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Update: Unity have now responded. Bit of a headscratcher! Unity won't go after people using it, but they're removing any chance Spatial has to actually support it at all. They also said in comments they will make their TOS clearer.

Original article below:

While not directly related to Linux gaming, this is still some interesting news to be aware of for those working with the Unity game engine. Especially so, since both the Unity editor and Unity games (if the developer makes it so) work on Linux.

The team behind SpatialOS, a "managed cloud services" provider just announced that "all existing SpatialOS games using Unity, including production games and in development games of all developers, are now in breach of Unity’s license terms" which doesn't sound good at all.

Unity changed their terms of service last month, which specifically mentions this:

You may not directly or indirectly distribute the Unity Software, including the runtime portion of the Unity Software (the “Unity Runtime”), or your Project Content (if it incorporates the Unity Runtime) by means of streaming or broadcasting so that any portion of the Unity Software is primarily executed on or simulated by the cloud or a remote server and transmitted over the Internet or other network to end user devices without a separate license or authorization from Unity.

This new restriction, is likely going to impact quite a few multiplayer games that were using Unity and SpatialOS. Using the wise words of developer Simon Roth on Twitter "Unity is looking to fully control who is allowed create cloud based games. It also means that they can control who starts a game streaming service." and that sounds pretty bad.

It doesn't seem to affect "normal" dedicated server hosting though, just to be clear on that point. The main points seem to be specifically involving streaming. I'm not entirely clear on just how different that is though in this case.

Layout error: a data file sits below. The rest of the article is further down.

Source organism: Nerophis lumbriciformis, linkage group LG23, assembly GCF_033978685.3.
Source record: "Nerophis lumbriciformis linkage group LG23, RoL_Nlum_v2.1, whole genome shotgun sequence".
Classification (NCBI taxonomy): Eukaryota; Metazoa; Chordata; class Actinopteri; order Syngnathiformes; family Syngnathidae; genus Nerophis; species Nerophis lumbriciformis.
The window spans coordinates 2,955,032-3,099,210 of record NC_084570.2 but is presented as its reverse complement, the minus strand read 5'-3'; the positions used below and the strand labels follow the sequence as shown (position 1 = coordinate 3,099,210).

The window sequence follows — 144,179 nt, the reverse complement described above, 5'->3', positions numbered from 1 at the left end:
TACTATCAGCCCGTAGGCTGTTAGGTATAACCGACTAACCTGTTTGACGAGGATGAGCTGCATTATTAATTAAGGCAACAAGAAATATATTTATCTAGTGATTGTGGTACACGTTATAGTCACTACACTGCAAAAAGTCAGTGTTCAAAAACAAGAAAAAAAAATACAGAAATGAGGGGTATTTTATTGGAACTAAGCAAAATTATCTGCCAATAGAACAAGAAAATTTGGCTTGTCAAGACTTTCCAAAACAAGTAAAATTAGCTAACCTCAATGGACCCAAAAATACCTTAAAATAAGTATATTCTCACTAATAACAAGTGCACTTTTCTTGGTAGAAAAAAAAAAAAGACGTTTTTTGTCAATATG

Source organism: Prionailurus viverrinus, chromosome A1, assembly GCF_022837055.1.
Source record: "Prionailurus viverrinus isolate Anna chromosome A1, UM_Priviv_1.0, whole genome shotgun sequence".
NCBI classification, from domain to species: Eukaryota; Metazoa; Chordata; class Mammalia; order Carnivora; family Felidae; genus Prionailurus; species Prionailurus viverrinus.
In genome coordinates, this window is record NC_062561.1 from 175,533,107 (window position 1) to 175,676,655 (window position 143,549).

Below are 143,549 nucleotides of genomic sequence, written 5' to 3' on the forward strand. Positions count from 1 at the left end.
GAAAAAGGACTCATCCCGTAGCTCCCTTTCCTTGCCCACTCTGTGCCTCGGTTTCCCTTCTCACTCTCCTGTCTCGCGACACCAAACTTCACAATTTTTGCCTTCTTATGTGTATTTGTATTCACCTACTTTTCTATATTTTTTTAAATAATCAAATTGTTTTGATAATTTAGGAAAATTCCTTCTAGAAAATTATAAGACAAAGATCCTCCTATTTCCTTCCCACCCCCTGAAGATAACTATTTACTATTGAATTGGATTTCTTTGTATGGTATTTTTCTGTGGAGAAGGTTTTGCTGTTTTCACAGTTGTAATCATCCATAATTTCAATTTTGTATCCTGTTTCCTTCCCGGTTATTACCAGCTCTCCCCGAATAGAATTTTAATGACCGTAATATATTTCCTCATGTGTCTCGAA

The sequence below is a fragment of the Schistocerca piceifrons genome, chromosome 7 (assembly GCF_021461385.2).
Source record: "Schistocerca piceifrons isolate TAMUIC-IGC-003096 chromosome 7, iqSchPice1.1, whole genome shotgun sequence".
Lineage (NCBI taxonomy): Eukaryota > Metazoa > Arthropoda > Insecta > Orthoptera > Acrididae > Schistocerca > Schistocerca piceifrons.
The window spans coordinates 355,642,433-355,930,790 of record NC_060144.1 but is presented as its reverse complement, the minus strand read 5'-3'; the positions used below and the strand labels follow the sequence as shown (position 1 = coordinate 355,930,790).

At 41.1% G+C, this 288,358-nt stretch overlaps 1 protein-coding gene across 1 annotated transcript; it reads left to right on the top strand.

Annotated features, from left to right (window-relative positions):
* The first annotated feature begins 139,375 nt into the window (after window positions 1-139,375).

Here's the thing, Unity acquired the game hosting part of the company Multiplay back in 2017 so it's likely a case of Unity wanting to squeeze money out of every other provider, to put them off and get more people to use Unity's own services with their game engine.

As a non-developer, it's still all somewhat confusing I will admit. However, the idea that you pay to use a game engine like Unity as a service (since you don't actually own the Unity copy, it's only a license) and they set the restrictions on what platforms you can run on? Sounds bonkers to me.

See more here.

Ps. Good time to mention the FOSS Godot Engine.

Article taken from GamingOnLinux.com.
Tags: Misc, Unity
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Doc Angelo 10 Jan, 2019
QuoteIt also means that they can control who starts a game streaming service

It means that they can control who starts a game streaming service with Unity games.

With Unity, the engine is free for anyone to use, until the profits exceed $100.000. Maybe the calculations were designed for a market that sells individual units of a software, not sharing the same copy to multiple steam clients (even if only one player can play a given unit at a given time). Just a guess.
ertuqueque 10 Jan, 2019
Godot is the future! (and for that matter, all other REAL open source game engines)
Beamboom 10 Jan, 2019
Quoting: liamdawe
Quoting: 14So we won't see any Unity games in Project Stream then?
This would seem to prohibit that yeah.

... Unless licensed to do so. Something that's probably not too hard to obtain, if I am to guess.
MaxPower 10 Jan, 2019
Quoting: x_wingIt's a little ambiguous, but in the paragraph it talks about "...transmitted over the Internet or other network to end user devices", so it shouldn't affect steam links as is not steam the one that is streaming but the user to himself. In other words, the full paragraph refers to what distributors can do, but not what end users can.